Uptown restaurant and deli La Bodega has reopened after about three months of extensive renovations.
According to owner Sam Markey, the store has seen an uptick in business since their doors reopened last week.
"The first couple of days were absolutely incredible," said Markey. "We've been so busy this week I've been having trouble keeping the cases full."
Markey, having been La Bodega's cook for the past 15 years, became its owner in May. He closed the store June 1 to begin renovations, including the installation of new flooring, lighting, kitchen equipment, air conditioning and standing bar.
"From floor to ceiling we redid almost everything," Markey said.
J.C. Rupel, owner of the Oxford Copy Shop, had approached Markey in the spring when Diane DiPaolo, La Bodega's original owner, decided to leave the business. Rupel, who also owns the building where the restaurant is located, brought his business experience to Markey's vision for the store.
"If it weren't for him nothing would have ever happened," Markey said of Rupel.
"If it weren't for Sam we wouldn't have any food," he replied.
Markey started out as a chef at DiPaolo's, a restaurant run by the family of La Bodega's former owner. The Italian eatery was located where the restaurant and bar MIA now stands.
"It was the best place in town," said Rupel. "Sam was able to have his basis in cooking at a nice restaurant. This is good food."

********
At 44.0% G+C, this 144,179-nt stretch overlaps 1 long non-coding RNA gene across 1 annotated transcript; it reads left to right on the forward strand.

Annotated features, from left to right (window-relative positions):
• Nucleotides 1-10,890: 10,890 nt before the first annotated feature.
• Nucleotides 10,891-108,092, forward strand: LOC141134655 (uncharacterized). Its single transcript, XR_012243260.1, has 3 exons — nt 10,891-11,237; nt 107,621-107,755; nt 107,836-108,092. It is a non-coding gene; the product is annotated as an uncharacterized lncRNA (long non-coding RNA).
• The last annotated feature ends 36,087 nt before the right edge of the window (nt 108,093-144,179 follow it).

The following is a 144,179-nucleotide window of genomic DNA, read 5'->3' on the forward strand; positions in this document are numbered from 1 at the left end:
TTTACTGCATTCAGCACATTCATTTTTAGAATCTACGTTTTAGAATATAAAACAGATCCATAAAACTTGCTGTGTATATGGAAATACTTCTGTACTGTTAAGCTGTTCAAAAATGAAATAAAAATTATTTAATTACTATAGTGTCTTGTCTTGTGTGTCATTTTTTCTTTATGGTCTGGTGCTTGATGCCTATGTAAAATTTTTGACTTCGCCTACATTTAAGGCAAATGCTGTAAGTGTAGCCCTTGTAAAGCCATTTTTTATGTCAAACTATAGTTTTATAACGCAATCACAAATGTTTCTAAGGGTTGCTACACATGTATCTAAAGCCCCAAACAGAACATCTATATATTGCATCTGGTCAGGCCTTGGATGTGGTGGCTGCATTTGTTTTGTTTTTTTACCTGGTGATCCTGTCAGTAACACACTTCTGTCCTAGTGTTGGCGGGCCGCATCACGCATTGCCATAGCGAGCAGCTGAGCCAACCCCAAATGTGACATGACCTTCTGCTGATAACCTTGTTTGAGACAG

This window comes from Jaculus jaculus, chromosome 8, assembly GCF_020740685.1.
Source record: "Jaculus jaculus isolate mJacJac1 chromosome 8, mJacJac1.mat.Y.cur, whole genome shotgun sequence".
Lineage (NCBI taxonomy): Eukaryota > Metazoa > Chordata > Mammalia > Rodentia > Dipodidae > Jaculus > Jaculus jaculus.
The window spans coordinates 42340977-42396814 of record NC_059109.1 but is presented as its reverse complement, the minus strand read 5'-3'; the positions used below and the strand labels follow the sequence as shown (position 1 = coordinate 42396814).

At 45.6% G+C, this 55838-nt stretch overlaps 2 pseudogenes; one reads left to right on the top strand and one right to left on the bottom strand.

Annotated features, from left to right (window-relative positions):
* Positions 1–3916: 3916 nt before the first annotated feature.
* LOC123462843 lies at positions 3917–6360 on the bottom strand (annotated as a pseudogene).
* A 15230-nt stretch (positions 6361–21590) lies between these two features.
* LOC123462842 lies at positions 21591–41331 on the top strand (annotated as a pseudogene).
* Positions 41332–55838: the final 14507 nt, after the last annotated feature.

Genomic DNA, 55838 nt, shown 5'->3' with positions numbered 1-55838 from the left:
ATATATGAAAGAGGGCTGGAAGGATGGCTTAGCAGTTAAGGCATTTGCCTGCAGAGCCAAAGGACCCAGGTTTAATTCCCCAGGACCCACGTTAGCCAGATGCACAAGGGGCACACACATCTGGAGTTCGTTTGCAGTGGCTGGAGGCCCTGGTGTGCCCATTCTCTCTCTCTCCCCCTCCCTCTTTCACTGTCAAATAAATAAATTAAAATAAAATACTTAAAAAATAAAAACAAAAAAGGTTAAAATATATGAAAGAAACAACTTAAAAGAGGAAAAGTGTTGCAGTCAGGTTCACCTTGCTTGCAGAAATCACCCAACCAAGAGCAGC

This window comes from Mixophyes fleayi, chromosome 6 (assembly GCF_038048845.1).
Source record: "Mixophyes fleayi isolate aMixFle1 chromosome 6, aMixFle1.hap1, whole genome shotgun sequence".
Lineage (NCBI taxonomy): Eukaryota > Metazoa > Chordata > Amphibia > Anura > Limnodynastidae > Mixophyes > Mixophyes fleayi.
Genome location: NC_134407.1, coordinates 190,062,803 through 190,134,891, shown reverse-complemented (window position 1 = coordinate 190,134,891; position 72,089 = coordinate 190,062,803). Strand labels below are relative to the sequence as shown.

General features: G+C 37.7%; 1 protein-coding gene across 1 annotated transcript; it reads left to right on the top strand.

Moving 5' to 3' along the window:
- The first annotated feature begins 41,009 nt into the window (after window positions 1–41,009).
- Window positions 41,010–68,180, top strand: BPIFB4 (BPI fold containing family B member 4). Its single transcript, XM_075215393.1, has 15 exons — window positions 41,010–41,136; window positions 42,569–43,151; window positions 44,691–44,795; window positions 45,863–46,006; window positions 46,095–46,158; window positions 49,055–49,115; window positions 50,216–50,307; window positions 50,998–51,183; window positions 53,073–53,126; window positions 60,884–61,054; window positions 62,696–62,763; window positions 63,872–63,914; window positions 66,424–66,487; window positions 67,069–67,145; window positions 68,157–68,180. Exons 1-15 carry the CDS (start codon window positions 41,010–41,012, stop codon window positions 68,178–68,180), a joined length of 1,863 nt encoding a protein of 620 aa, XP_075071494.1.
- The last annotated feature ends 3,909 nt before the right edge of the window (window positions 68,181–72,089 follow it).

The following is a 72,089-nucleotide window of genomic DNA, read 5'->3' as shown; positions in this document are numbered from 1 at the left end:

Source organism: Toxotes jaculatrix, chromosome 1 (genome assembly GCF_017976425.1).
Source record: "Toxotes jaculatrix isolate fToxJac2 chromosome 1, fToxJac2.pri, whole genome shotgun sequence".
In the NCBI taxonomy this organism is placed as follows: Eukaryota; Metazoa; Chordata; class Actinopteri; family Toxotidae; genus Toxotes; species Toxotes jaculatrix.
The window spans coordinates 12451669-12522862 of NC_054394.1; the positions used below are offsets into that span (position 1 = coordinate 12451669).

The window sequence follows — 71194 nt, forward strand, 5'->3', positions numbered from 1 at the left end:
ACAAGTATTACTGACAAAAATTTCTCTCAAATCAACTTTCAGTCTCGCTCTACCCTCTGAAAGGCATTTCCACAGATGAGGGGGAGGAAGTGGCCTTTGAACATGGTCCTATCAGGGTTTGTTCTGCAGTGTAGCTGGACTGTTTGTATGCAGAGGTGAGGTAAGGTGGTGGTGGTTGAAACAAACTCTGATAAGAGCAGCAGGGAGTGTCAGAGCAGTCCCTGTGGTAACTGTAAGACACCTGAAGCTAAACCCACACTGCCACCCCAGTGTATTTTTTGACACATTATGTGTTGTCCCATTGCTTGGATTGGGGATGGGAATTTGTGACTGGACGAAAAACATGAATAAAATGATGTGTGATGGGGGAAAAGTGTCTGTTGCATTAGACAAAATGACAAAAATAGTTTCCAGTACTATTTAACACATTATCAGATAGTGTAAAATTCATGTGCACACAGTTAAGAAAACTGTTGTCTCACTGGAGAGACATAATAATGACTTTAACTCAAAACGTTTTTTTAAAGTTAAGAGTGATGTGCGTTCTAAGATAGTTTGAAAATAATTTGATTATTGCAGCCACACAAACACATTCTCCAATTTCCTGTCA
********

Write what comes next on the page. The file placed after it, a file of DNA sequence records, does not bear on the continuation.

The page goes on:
Fifteen years ago, when Diane DiPaolo needed someone to cook for her at La Bodega, Markey made the switch. He said he prefers the laid-back atmosphere and opportunities to experiment with his cooking that he has had at this location.
With the new, more efficient equipment for the kitchen, Markey said, they are able to make food much quicker, addressing the main complaint they received from customers in the past about the length of the wait for food. Markey said he also hopes to utilize the new equipment by having more made-to-order specials.
He also hopes to emphasize more to customers that Markey himself is in their kitchen every day, making all of the food that fills the cases. Aside from one of the deli salads, Markey said, he makes everything from scratch.
Since taking over the store from DiPaolo, Markey has also started to reach out to customers, particularly Miami students, using social media. From sending out Twitter polls to determine that day's soup to posting a picture on Instagram of a freshly filled deli case, he believes using social media will be a crucial component of La Bodega's future.
"I think that's a huge part of interacting with the customers," Markey said.
Markey also has plans to expand La Bodega's collaboration with other local businesses. Currently, the restaurant features some of Norma Huston's Just Like Mom's baked goods and scattered on some of its tables are papers advertising Elephant Bread's gluten and preservative free products. Both are regular vendors at the Oxford Farmer's Market held every Saturday Uptown.
Soon Markey hopes to hang paintings from local artists on the restaurant's walls, and a signature La Bodega blend from the Oxford Coffee Company is in the works.
"It's really important to be involved in the community," said Markey. "We have so many cool businesses in the area. Why not use them?"
In the meantime, Markey said, he's going to continue to come into the store every day, preparing deli salads, chicken parmesans, spicy mac and other fare for La Bodega's customers without worrying about aging kitchen equipment, lighting fixtures or air conditioning.
"It's the best. I can just come in and start cooking right away," said Markey. "It's what I enjoy doing."